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UU2.02 - Silicon Nanowires: From Mechanical Properties to Stretchable Electronics 
April 22, 2014   2:00pm - 2:15pm

We have characterized the mechanical properties of silicon nanowires as a function of the nanowire size. The nanowires, grown by the vapor-liquid-solid process, were subjected to tensile tests in situ inside a scanning electron microscope. The Young’s modulus decreases while the fracture strain increases, as the nanowire diameter decreases. Of particular interest is that the fracture strain is over 12% with the diameter of 15 nm or so, demonstrating outstanding mechanical resilience of the material. The nanowires are found to be linear elastic followed with brittle fracture at room temperature. The silicon nanowires have been applied in stretchable electronics. Silicon nanowire coils were fabricated on elastomeric substrates by a controlled buckling process. Two buckling modes (the in-plane wavy mode and the three-dimensional coiled mode) can be obtained. The nanowire coils exhibit very large stretchability up to the failure strain of PDMS (>100% in our study). Such a large stretchability relies on the effectiveness of the coil shape in mitigating the maximum local strain, with a mechanics that is similar to the motion of a coil spring. Single NW devices based on coiled NWs show nearly constant electrical response in a large strain range. Our work has demonstrated silicon nanowires with excellent mechanical properties, which may find important electronic, optical and other applications where mechanical deformation is anticipated.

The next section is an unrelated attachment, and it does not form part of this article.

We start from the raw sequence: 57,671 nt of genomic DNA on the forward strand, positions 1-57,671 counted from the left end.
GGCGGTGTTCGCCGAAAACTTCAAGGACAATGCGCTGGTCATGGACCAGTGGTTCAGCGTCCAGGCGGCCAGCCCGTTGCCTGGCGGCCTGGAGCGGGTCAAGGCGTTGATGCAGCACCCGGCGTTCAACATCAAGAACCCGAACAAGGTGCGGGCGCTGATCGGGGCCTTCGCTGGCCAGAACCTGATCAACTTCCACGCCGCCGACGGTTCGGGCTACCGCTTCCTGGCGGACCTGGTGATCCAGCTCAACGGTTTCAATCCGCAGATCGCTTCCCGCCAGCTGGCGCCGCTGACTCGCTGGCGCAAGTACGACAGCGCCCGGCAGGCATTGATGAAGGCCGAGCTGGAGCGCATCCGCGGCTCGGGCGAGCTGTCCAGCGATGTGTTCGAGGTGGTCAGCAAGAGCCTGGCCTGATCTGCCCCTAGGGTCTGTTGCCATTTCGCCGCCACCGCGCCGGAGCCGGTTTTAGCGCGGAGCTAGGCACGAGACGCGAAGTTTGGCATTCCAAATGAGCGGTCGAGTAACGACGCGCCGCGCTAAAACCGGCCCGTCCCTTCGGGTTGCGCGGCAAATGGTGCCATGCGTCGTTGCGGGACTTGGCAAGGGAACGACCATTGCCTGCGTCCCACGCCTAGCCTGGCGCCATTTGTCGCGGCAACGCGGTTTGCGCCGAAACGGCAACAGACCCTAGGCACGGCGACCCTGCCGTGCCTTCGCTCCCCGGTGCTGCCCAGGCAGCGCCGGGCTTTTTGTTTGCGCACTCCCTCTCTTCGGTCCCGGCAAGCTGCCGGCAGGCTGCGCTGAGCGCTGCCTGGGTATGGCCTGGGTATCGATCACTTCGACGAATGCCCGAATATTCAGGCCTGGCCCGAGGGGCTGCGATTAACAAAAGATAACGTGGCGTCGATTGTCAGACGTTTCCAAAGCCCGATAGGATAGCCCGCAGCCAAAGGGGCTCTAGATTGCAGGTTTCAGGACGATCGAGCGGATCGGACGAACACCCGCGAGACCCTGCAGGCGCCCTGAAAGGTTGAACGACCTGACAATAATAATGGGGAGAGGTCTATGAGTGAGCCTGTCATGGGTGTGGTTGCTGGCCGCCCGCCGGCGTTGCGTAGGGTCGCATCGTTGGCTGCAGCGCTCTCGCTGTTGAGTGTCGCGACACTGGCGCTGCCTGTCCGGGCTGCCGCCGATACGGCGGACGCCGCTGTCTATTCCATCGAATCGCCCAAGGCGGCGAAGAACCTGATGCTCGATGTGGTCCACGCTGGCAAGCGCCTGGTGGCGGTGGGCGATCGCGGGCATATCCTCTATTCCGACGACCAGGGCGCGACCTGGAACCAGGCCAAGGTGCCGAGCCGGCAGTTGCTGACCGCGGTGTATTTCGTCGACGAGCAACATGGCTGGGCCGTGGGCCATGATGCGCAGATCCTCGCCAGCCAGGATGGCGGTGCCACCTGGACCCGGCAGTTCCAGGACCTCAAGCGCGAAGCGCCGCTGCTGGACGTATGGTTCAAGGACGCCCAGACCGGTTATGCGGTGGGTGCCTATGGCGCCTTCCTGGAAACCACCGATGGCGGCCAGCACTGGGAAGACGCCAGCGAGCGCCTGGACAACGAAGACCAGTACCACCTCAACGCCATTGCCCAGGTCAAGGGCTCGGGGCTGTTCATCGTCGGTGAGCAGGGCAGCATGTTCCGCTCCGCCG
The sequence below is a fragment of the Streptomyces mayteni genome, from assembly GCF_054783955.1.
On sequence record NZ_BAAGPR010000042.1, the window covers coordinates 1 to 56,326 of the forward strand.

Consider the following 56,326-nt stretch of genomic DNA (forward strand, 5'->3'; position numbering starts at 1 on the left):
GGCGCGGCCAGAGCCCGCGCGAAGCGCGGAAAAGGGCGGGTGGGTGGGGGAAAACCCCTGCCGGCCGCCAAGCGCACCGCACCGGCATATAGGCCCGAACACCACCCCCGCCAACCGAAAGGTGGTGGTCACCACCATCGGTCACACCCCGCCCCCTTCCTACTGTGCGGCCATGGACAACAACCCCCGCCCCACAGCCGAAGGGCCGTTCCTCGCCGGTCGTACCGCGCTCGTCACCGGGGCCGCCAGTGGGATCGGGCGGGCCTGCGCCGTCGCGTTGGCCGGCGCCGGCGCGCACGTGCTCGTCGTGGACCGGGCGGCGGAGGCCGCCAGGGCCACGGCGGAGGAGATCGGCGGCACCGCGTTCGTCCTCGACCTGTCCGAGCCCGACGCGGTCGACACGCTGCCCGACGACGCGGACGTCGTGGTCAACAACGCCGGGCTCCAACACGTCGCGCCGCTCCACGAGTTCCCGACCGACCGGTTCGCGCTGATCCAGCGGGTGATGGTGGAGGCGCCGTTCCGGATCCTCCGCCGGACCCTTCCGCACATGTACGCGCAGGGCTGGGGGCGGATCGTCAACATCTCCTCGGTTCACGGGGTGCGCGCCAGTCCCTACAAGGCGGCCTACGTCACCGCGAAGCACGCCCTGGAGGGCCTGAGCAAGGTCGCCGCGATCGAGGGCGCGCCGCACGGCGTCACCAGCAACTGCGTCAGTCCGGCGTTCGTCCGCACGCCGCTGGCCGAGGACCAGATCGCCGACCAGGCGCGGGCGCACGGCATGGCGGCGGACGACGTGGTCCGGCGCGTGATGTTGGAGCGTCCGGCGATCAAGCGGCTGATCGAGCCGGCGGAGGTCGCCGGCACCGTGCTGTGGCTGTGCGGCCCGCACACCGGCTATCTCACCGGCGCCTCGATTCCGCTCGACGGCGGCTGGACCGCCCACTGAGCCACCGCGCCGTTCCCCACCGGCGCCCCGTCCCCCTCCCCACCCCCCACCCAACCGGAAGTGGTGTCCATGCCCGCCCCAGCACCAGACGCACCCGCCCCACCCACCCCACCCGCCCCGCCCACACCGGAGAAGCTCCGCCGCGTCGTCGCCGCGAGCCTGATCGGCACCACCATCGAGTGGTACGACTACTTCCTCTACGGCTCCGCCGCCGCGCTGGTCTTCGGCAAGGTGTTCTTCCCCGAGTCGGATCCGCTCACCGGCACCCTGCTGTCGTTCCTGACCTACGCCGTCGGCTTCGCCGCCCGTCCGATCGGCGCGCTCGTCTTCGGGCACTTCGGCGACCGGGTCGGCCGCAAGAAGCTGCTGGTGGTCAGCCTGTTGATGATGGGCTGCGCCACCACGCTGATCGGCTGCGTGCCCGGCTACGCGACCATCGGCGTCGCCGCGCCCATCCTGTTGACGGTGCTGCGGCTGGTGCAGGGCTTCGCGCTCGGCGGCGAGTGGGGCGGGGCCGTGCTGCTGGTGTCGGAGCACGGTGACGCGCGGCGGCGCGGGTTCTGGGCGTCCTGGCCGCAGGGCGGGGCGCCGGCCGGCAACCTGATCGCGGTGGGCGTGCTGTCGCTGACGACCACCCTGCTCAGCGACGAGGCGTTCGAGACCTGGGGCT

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Keynote Address
Panel Discussion - Different Approaches to Commercializing Materials Research
Business Challenges to Starting a Materials-Based Company
Fred Kavli Distinguished Lectureship in Nanoscience
Application of In-situ X-ray Absorption, Emission and Powder Diffraction Studies in Nanomaterials Research - From the Design of an In-situ Experiment to Data Analysis